Improvisation exercise examples
Some of my favourite improvisation exercises from the Piano Safari series (linked below). In these books, there are a variety of different genres / styles for students to improvise in. In the cases of these activities I follow these steps:
- I play the accompaniment first, asking the student to listen carefully and describe the mood/style/feel.
- Once we have discussed this, we talk about the rhythm and pulse, how does the piece feel? Will improvisation work with a more steady beat or should you try and add faster rhythms?
- Next we discuss articulation and how that affects the overall feel of the music. Should we play legato? staccato? a mixture of both? How else might we play the notes?
- Then, I show the students which notes they can use, whether it be a particular scale or the black keys, white keys etc. We explore the tonality of the notes and listen to how they sound.
- Once students are comfortable with the selected key, notes etc, we begin the improvisation! I play through the accompaniment a few times, listening out for things the student does to pick up on and comment on. These can include interesting rhythms, patterns of notes that they try, if they do something unexpected like playing a chord etc. I never bring up anything negative, only positive and say things like "hey, I noticed that you did x, I really loved that! Why don't you try and explore that idea a little more next time we play it?". Without fail, students will take on this feedback and suddenly, they are creating little phrases all on their own with just a hint of feedback.
- Once we have discussed some ideas for students to keep trying out in their improvisation, we play it over again so they have the chance to action my feedback in the moment and try new things.
- If I think a student is playing it too safe, I try to encourage them by showing them a couple of ideas or asking them to try and come up with some ways of changing up what they were playing.
Apart from the Piano Safari book exercises, I also do the typical 12 bar blues exercises. However, my favourite improvisation exercise comes from the opening chord sequence of Satie's Gymnopedie #1. These first two chords played over and over provide the perfect backdrop for exploring improvisation in D major. Most upper beginner and beyond students will be able to play a D major scale without too much trouble. These are the steps I take with this exercise:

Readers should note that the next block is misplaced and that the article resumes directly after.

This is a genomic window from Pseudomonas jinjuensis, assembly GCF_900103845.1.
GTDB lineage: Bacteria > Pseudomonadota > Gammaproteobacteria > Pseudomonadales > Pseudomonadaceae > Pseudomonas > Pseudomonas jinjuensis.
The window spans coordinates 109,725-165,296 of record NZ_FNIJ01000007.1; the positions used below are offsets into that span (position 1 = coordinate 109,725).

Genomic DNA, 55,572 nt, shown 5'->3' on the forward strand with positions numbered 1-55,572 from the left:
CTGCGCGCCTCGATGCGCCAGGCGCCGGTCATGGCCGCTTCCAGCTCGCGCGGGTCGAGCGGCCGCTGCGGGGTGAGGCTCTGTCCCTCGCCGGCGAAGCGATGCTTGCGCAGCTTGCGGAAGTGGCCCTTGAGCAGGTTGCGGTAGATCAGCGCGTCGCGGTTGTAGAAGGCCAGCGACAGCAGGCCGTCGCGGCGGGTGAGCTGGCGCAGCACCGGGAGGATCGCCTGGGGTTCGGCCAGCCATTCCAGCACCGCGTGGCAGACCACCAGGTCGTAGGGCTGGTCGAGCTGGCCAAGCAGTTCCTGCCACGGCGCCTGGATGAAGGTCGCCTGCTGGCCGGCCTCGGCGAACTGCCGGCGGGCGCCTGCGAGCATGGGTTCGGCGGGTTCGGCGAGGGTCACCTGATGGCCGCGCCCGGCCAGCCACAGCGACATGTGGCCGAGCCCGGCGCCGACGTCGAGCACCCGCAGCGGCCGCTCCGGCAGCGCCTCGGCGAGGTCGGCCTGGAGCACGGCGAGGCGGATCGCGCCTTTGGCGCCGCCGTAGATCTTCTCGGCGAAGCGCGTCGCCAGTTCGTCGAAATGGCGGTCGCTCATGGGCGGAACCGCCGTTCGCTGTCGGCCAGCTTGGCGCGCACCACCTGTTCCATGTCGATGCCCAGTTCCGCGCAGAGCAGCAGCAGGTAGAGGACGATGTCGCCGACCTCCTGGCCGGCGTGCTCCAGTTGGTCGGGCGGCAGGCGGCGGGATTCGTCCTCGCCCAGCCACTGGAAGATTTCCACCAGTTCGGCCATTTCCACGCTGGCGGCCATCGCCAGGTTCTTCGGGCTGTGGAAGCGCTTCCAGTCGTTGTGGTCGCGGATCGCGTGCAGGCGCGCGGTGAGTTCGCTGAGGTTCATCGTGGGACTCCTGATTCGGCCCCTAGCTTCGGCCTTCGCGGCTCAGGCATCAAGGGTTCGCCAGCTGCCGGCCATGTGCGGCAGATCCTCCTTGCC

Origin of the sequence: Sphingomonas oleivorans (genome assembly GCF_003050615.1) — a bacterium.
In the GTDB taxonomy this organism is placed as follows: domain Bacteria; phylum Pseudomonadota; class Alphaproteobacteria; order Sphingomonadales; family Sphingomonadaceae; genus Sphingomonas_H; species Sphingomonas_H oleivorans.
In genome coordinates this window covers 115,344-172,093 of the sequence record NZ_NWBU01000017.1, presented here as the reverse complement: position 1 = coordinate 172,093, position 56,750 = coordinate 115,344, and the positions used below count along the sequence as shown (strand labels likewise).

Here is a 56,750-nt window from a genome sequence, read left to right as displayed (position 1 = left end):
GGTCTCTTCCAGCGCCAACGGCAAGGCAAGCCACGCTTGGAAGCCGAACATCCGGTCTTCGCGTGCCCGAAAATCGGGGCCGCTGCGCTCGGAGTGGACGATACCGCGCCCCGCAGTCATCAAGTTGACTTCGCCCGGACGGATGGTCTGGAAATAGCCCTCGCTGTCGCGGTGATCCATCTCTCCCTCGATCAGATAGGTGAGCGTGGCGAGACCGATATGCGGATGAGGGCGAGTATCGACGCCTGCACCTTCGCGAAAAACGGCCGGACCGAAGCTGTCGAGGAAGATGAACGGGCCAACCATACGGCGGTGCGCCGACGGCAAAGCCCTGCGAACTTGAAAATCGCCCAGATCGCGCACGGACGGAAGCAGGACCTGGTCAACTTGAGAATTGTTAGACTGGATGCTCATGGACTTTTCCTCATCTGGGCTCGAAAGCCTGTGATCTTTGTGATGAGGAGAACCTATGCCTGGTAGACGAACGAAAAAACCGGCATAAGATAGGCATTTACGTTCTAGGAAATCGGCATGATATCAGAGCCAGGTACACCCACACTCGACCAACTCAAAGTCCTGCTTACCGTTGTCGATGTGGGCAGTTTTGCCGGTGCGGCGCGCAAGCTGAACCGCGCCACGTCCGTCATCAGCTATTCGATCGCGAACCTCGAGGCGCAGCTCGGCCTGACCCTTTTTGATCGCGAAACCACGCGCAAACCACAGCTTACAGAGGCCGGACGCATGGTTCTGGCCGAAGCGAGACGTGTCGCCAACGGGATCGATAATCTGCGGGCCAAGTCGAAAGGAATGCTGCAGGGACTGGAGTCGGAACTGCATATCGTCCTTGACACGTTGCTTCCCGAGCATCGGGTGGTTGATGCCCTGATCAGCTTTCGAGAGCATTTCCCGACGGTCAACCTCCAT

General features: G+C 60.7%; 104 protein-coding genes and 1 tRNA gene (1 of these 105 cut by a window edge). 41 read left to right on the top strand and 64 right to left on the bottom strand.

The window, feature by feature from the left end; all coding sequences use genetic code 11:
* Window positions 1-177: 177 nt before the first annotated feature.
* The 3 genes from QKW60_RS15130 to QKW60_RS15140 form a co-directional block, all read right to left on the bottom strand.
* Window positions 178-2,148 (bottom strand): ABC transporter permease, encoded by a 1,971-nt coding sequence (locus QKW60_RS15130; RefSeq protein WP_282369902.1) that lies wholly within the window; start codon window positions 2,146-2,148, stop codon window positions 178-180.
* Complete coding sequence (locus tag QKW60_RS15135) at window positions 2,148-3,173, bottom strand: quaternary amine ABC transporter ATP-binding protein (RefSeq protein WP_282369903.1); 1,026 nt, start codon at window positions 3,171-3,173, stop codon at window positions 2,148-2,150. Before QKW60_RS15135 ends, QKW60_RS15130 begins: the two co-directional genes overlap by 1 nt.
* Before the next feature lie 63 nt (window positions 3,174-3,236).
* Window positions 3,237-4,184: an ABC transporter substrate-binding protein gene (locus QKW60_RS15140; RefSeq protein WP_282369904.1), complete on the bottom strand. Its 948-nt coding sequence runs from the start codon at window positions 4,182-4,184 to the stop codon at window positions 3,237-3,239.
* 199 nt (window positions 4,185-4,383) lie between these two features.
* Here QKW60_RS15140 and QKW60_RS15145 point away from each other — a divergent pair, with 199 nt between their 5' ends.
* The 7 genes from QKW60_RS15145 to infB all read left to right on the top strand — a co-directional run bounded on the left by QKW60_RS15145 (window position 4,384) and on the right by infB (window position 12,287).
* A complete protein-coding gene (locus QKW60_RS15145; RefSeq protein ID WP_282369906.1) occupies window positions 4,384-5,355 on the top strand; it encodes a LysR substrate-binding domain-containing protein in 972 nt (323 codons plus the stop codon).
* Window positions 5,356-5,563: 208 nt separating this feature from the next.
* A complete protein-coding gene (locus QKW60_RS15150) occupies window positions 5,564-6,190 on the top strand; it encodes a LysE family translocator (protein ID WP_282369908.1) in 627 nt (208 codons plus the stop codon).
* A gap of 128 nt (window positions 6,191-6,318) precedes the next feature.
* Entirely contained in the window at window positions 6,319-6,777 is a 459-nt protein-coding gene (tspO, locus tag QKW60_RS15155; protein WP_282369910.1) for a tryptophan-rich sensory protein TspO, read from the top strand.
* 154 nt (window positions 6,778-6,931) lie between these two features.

- Firstly, I teach the D major scale (or ensure that my student is comfortable playing it before we begin).
- Then, I partially play through the Gymnopedie so that the student has a clear idea of the mood/style of the piece and is ready to match that when it comes to their turn to improvise.
- Next, we begin improvising! I play the accompaniment and students can choose to play one note per bar, one note per beat or try and create some faster rhythms (as long as they match the style/feel of the piece).
- For more advanced students, I then get them to play the accompaniment themselves as well as improvising with their right hand, but only once I am sure that they are comfortable to do so.
There are so many ways to make improvisation both accessible for beginner students and also more challenging for those students who are more advanced. Being able to use the same activity but adapting it to different abilities is simply good teaching and shows how well you know your students and their abilities, but also how far you can push them!
I hope that these activities and ideas can help to instil a love and appreciation for improvisation in your students.
Piano Safari (books can be purchased from most music shops in Australia)
Start Playing Jazz Piano Today - Steve Sedergreen